Book Image

Python Machine Learning (Wiley)

By : Wei-Meng Lee
Book Image

Python Machine Learning (Wiley)

By: Wei-Meng Lee

Overview of this book

With computing power increasing exponentially and costs decreasing at the same time, this is the best time to learn machine learning using Python. Machine learning tasks that once required enormous processing power are now possible on desktop machines. Python Machine Learning begins by covering some fundamental libraries used in Python that make machine learning possible. You'll learn how to manipulate arrays of numbers with NumPy and use pandas to deal with tabular data. Once you have a firm foundation in the basics, you'll explore machine learning using Python and the scikit-learn libraries. You'll learn how to visualize data by plotting different types of charts and graphs using the matplotlib library. You'll gain a solid understanding of how the various machine learning algorithms work behind the scenes. The later chapters explore the common machine learning algorithms, such as regression, clustering, and classification, and discuss how to deploy the models that you have built, so that they can be used by client applications running on mobile and desktop devices. By the end of the book, you'll have all the knowledge you need to begin machine learning using Python.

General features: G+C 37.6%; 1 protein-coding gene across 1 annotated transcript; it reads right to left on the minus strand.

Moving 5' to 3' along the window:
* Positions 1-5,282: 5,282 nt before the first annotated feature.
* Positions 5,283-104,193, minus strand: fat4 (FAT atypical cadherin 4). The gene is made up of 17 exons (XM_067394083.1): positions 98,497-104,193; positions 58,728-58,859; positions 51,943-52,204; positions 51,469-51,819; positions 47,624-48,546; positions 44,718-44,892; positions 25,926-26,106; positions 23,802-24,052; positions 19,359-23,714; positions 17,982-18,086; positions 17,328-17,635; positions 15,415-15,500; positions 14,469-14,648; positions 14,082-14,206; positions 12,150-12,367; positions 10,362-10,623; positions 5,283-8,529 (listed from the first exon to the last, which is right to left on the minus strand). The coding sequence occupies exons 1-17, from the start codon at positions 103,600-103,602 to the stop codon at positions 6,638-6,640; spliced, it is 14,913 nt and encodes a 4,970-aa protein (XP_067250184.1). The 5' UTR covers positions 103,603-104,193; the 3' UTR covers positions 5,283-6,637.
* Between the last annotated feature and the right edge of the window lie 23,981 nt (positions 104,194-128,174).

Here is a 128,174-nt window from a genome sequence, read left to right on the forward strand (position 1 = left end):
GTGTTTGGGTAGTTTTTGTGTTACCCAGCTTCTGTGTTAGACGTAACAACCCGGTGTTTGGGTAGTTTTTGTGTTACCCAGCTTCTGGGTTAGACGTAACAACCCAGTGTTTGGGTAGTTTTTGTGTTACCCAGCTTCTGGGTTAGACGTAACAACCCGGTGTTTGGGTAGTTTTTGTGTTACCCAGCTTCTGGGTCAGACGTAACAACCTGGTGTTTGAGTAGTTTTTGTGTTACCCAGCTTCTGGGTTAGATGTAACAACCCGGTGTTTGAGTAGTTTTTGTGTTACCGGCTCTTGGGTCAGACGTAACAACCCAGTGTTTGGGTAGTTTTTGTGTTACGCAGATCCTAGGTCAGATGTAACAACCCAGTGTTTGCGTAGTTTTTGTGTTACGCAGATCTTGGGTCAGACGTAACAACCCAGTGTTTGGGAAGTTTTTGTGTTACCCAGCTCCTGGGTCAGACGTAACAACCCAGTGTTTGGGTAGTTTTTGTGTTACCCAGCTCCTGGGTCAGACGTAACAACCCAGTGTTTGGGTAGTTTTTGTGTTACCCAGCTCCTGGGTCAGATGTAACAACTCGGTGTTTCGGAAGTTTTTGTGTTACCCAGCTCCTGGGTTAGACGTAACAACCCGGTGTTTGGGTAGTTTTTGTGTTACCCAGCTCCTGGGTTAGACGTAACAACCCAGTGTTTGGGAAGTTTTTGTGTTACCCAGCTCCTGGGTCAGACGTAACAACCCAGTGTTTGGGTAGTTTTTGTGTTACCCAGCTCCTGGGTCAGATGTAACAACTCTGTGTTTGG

Table of Contents (16 chapters)
Free Chapter
1
Cover
2
Introduction
11
CHAPTER 9: Supervised Learning—Classification Using K‐Nearest Neighbors (KNN)
15
Index
16
End User License Agreement

Plotting Line Charts

To see how easy it is to use matplotlib, let's plot a line chart using Jupyter Notebook. Here is a code snippet that plots a line chart:

%matplotlib inline
import matplotlib.pyplot as plt
 
plt.plot(
    [1,2,3,4,5,6,7,8,9,10],
    [2,4.5,1,2,3.5,2,1,2,3,2]
) 

Figure 4.1 shows the line chart plotted.

“A line graph plotted using matplotlib displaying the output of the plotting commands in line within front-ends like Jupyter Notebook.”

Figure 4.1: A line graph plotted using matplotlib

The first statement tells matplotlib to display the output of the plotting commands in line within front‐ends likes Jupyter Notebook. In short, it means display the chart within the same page as your Jupyter Notebook:

%matplotlib inline 

To use matplotlib, you import the pyplot module and name it plt (its commonly used alias):

import matplotlib.pyplot as plt 

To plot a line chart, you use the plot() function from the pyplot module, supplying it with two arguments as follows:

  1. A list of values representing the x‐axis
  2. A list of values representing the y‐axis
[1,2,3,4,5,6,7,8,9,10],
    [2,4.5,1...